Earlier this week, Gallup released a report called The State of the American Consumer. People went nuts over this report – especially the bit where 62% of consumers don’t believe social media influences their purchasing decisions. If you’re a business owner using Facebook, Twitter, Pinterest or Google + to market your business, you really don’t want to hear that nearly 2 out of 3 people don’t believe the messaging they encounter on social media sways their opinions or drives sales.
Well, you can relax. After the first rush of panic, people are taking a more critical look at Gallup’s numbers. The fact that the study is based on data that’s two years old is problematic. In social media, two years is an eternity: numbers that are twenty-four months old aren’t really relevant anymore.
The second issue has to do with how reliable people are when it comes to identifying what influences their purchasing decisions. Word of mouth marketing experts have been butting their heads up against this challenge for years. Many pride themselves on being rational people who make decisions based on logic and objectively observable criteria, but in point of fact, the recommendations of friends and wholly subjective emotional experiences are far more influential forces.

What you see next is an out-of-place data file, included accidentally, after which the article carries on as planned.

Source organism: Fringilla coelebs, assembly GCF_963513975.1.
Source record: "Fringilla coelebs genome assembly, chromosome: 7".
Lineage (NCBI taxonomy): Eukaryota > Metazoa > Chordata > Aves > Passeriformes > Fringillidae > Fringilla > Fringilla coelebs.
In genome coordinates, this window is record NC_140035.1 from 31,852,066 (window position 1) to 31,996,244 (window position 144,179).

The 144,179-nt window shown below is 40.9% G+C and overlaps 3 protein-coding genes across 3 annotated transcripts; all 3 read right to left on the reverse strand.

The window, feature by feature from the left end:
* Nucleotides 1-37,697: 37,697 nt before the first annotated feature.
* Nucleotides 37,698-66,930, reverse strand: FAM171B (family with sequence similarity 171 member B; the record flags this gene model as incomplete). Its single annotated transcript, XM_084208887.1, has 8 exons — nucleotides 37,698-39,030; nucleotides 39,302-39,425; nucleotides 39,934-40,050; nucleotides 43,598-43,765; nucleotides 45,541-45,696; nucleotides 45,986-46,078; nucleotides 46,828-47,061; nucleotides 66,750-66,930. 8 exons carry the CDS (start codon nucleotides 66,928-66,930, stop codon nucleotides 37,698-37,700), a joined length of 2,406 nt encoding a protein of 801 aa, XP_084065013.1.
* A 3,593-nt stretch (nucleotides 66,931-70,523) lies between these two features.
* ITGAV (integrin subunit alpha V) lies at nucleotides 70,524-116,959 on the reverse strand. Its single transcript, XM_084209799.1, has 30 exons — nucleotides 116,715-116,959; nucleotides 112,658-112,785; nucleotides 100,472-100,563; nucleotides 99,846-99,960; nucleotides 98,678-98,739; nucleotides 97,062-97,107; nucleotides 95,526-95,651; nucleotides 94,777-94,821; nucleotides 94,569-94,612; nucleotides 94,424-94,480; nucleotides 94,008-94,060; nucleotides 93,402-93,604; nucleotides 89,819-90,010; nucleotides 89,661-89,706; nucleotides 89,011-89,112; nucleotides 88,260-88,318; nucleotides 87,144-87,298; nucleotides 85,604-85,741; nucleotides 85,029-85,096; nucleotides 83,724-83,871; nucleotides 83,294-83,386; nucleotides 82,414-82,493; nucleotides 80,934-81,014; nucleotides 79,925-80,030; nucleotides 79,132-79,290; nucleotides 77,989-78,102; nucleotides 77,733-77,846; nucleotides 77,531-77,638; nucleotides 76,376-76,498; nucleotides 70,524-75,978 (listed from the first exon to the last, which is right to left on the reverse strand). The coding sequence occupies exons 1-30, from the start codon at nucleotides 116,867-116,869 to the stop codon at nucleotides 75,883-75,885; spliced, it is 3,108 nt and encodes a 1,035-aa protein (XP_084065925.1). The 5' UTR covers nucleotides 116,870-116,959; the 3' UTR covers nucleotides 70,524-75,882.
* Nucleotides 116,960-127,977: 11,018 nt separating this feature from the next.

The fact that people don’t believe social media is influencing their thinking doesn’t mean social media has no influence. Belief does not create reality. National Geographic found that 77% of Americans believe the government is keeping secrets about aliens from us. That does not mean that there’s a secret military base full of little green men out there somewhere.
Social media is nothing more – and nothing less – than a platform for conversations.
We’ve referred to it as word of mouth on steroids, and that truly is what it is. When your customer loves your products and shares their opinion with all of their friends, it adds your brand to an ongoing conversation that in its entirety shapes the public’s experience. This can and does drive sales. Gallup usually does good work, but this time – they got it wrong.